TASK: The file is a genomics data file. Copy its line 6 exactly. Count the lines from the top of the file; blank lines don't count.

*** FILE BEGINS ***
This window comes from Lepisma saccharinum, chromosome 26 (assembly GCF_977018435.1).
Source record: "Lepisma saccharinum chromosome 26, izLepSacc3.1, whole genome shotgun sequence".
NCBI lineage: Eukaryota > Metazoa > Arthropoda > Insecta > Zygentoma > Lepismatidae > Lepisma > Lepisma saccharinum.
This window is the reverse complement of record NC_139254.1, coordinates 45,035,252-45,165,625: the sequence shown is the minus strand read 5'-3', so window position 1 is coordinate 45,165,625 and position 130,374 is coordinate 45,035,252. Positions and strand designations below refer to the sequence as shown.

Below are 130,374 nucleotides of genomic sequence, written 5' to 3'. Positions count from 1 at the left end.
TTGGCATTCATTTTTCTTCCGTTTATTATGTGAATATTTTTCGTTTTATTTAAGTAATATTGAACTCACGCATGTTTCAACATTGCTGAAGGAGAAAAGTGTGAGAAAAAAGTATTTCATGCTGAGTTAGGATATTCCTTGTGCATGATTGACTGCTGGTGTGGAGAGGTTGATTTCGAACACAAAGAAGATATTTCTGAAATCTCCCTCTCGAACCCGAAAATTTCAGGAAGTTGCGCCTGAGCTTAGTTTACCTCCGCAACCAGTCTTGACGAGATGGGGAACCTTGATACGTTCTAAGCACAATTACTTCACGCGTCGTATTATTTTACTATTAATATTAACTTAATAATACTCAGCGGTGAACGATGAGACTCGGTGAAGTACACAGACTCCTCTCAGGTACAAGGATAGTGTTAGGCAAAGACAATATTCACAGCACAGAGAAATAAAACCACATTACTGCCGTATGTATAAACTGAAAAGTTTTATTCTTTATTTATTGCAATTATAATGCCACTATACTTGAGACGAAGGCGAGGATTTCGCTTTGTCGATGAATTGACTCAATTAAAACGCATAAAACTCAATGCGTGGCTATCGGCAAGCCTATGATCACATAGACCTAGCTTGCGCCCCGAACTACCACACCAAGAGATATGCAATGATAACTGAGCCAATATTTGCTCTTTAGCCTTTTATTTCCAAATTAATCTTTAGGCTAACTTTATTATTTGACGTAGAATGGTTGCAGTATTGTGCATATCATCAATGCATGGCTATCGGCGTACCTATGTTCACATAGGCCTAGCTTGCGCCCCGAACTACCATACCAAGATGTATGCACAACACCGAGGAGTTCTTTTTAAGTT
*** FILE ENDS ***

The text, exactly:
TTGGCATTCATTTTTCTTCCGTTTATTATGTGAATATTTTTCGTTTTATTTAAGTAATATTGAACTCACGCATGTTTCAACATTGCTGAAGGAGAAAAGTGTGAGAAAAAAGTATTTCATGCTGAGTTAGGATATTCCTTGTGCATGATTGACTGCTGGTGTGGAGAGGTTGATTTCGAACACAAAGAAGATATTTCTGAAATCTCCCTCTCGAACCCGAAAATTTCAGGAAGTTGCGCCTGAGCTTAGTTTACCTCCGCAACCAGTCTTGACGAGATGGGGAACCTTGATACGTTCTAAGCACAATTACTTCACGCGTCGTATTATTTTACTATTAATATTAACTTAATAATACTCAGCGGTGAACGATGAGACTCGGTGAAGTACACAGACTCCTCTCAGGTACAAGGATAGTGTTAGGCAAAGACAATATTCACAGCACAGAGAAATAAAACCACATTACTGCCGTATGTATAAACTGAAAAGTTTTATTCTTTATTTATTGCAATTATAATGCCACTATACTTGAGACGAAGGCGAGGATTTCGCTTTGTCGATGAATTGACTCAATTAAAACGCATAAAACTCAATGCGTGGCTATCGGCAAGCCTATGATCACATAGACCTAGCTTGCGCCCCGAACTACCACACCAAGAGATATGCAATGATAACTGAGCCAATATTTGCTCTTTAGCCTTTTATTTCCAAATTAATCTTTAGGCTAACTTTATTATTTGACGTAGAATGGTTGCAGTATTGTGCATATCATCAATGCATGGCTATCGGCGTACCTATGTTCACATAGGCCTAGCTTGCGCCCCGAACTACCATACCAAGATGTATGCACAACACCGAGGAGTTCTTTTTAAGTT